Jia Zhang-ke

24 City, 2008

In its portrait of a culture on the verge of erasure with the advent of redevelopment and gentrification, Jia Zhang-ke’s 24 City shares kinship with José Luis Guerín’s En Construcción, reflecting the idea of a city built from the rubble of abandoned, forgotten histories. Interweaving first person and composite, fictional interviews with workers, friends, and… read more »

Still Life, 2006

Perhaps what is most striking about Jia Zhang-ke’s latest digital feature, Still Life, is its unexpected maturity, a marked evolution away from capturing the sad, eccentric tales of youthful indirection and cultural anachronism of contemporary Chinese life under an often contradictory, dual economy system that defined his earlier films towards a more somber – and… read more »

The World, 2004

Marking Jia’s first state-approved film, The World immediately bears the visual imprint of its “official”, non-underground status in its highly polished mise-en-scène: the elaborate pageantry of a flamboyant stage spectacle, ornate costuming, original electronica background compositions, and whimsical, interstitial animation sequences. Following the lives of a group of young adults working at an Epcot Center-like… read more »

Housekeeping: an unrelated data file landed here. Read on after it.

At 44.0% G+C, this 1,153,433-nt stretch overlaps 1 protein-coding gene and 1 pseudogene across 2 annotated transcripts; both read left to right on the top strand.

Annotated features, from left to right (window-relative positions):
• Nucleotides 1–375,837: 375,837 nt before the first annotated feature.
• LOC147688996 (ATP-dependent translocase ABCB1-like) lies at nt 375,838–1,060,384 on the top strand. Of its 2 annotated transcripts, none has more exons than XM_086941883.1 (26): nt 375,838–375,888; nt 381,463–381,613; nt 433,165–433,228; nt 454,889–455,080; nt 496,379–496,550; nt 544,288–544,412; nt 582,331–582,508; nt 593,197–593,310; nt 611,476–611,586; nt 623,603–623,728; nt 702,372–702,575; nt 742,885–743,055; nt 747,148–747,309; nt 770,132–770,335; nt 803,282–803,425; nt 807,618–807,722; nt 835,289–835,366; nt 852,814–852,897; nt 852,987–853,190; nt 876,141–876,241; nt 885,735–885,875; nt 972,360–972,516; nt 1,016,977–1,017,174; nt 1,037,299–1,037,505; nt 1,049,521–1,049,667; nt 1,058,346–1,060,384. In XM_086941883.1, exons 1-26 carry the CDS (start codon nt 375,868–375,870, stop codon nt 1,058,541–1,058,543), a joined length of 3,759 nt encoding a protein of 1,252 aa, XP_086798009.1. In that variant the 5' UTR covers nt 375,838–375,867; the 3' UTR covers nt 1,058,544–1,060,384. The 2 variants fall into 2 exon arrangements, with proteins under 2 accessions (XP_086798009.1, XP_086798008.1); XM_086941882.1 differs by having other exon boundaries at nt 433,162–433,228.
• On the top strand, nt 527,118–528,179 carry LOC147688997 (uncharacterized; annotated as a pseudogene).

Unknown Pleasures, 2002

An early scene in Unknown Pleasures shows a young man named Xiao Ji (Wu Qiong) riding his motorcycle on the way to town and, upon reaching the back room of a nondescript building, unexpectedly catches the curious sight of a man dressed in leisure clothes as he passionately sings an operatic melody – complete with… read more »

Platform, 2000

Platform opens to an appropriately temporally indeterminate sight of a bustling, crowded backstage of a provincial theater as a group of itinerant performers await the commencement of their traveling cultural education program that equally extols the country’s technological and social progress made possible by the Communist Revolution and celebrates its principal architect, Chairman Mao Zedong…. read more »